ANATOMIC FEATURES OF NORMAL EYES
The anatomic structures that regulate intraocular pressure (IOP) are contained in the anterior segment of the eye. Behind the rounded apex of the angle is the ciliary body, which produces aqueous humor and regulates its outflow. The position of the lens and the overlying iris determines the depth of the anterior chamber. The width of the chamber angle is defined by the point of the iris insertion on the ciliary body, the peripheral contour of the iris as it drapes around the lens, and the pupillary size. Finally, there is the corneoscleral trabecular meshwork, through which aqueous humor percolates to reach Schlemm’s canal, the collector channels, and the anterior ciliary veins of the limbal area. This region is not only the site of the prime pathologic changes responsible for the increased IOP associated with all of the glaucomas, but it is also the focus of most of the medical and surgical procedures designed to alleviate increased IOP ( Fig. 5-1 ). This knowledge has been the bedrock of the modern understanding of glaucoma.
Distinguishing between the two parameters of anterior chamber depth and angle width is useful. For example, an important diagnostic distinction between pupillary-block primary angle-closure glaucoma and malignant glaucoma is that though both conditions have occluded angles, the former condition presents with a relatively deeper central anterior chamber depth than does the latter. Conversely, a plateau iris configuration typically has a very deep central chamber but a narrow and potentially occludable angle. Distinguishing among the various components that contribute to the three-dimensional configuration of the angle has led to a detailed and novel scheme for gonioscopic grading.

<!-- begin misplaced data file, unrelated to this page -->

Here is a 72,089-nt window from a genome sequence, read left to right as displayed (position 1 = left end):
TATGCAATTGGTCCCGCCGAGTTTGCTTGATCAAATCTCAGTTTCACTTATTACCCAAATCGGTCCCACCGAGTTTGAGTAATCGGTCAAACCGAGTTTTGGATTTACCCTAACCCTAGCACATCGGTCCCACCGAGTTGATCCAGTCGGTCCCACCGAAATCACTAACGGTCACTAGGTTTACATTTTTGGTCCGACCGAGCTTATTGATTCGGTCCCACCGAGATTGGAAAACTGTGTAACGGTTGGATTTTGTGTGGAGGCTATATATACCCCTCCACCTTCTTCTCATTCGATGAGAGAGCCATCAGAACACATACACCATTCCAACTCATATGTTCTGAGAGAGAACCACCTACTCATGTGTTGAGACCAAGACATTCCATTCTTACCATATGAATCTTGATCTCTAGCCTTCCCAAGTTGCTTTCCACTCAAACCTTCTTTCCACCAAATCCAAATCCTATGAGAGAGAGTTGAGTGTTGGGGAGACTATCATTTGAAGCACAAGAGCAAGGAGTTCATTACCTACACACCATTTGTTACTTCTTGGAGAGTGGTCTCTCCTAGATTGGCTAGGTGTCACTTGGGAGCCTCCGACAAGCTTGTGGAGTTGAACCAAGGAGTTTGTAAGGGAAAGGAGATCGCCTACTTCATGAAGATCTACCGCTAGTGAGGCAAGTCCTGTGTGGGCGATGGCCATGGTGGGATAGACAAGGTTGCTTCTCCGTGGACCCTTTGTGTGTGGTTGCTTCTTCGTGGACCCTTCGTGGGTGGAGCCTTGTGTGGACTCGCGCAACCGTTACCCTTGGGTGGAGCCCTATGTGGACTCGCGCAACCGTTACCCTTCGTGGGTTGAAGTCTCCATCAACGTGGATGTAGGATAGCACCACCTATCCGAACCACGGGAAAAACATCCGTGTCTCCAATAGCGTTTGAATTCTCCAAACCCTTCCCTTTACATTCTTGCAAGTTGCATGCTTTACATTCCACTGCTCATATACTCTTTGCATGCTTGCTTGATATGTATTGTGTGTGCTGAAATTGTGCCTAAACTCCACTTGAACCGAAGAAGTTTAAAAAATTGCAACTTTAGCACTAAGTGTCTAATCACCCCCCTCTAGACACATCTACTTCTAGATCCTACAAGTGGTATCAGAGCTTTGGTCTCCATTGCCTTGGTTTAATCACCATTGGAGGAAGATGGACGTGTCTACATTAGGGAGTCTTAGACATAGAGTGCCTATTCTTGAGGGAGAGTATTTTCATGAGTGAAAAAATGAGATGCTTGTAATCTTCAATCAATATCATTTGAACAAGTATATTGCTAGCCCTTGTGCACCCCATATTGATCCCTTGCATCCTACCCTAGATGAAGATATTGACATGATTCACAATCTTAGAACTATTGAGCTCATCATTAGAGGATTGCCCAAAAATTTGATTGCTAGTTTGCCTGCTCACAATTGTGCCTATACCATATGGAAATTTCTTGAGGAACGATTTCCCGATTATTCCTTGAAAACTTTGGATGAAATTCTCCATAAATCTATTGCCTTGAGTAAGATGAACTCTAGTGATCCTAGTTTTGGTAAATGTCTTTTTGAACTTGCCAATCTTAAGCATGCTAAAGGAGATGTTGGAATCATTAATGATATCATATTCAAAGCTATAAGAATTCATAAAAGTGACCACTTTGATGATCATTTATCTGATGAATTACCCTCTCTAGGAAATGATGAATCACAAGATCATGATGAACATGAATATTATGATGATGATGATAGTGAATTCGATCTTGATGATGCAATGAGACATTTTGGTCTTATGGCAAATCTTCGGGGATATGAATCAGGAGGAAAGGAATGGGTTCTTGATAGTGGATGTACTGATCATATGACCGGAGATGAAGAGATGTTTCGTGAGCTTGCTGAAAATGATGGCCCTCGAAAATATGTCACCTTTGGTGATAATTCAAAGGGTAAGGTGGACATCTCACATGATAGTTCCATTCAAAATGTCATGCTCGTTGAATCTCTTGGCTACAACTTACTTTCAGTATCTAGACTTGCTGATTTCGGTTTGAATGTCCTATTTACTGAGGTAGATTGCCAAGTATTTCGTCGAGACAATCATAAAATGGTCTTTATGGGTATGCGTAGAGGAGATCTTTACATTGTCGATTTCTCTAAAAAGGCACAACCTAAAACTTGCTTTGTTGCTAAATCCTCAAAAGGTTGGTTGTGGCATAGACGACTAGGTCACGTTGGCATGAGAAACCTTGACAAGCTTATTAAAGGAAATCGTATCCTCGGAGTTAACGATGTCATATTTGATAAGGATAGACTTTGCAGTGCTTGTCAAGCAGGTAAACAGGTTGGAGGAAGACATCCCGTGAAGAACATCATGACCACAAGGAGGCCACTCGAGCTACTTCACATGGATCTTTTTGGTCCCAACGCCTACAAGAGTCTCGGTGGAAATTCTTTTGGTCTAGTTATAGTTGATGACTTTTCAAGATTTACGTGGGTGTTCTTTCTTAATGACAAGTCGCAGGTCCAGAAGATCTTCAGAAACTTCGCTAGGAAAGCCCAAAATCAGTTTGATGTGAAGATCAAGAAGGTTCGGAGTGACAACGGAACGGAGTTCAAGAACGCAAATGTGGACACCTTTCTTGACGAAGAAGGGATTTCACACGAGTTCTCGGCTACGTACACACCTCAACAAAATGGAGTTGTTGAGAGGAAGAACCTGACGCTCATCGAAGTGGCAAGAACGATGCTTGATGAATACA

The size and the shape of the eyeball are genetically determined. Important gonioscopic structural differences among racial groupings are beginning to be appreciated. These studies find a more anteriorly inserting iris root (and potentially occludable angle) in Asian patients. Such variations in angle structure may contribute to the reportedly higher incidence of primary and chronic angle-closure glaucoma among distinctive populations, such as Alaskan and Greenland Eskimos, Chinese populations both in China and in Malaysia, Japanese people, and people of Asian ancestry in South Africa.
The deep-chambered eye almost always has a wide angle, whereas the angle contour of the shallow-chambered eye tends to be narrow. When the angle formed between the iris and the surface of the trabecular meshwork is between 20° and 45°, the eye is said to have a wide angle. Angles smaller than 20° are termed narrow angles ( Fig. 5-2 ). The narrower the angle, the closer the iris comes to the meshwork and the more probable angle closure becomes. The major contribution of gonioscopy is distinguishing open-angle from angle-closure glaucoma.
In the deep-chambered, wide-angled eye, the lens is held by the zonular ligaments, approximately centered in the ring made by the ciliary body. The iris originates at the inner anterior border of the ciliary body and lies with minimum contact on the anterior lens surface of the eye. An increase in IOP in such an eye must be caused by an obstruction to trabecular aqueous egress or an increase in the rate of aqueous production. The latter is rarely, if ever clinically encountered.
ANATOMIC FEATURES OF NARROW-ANGLED EYES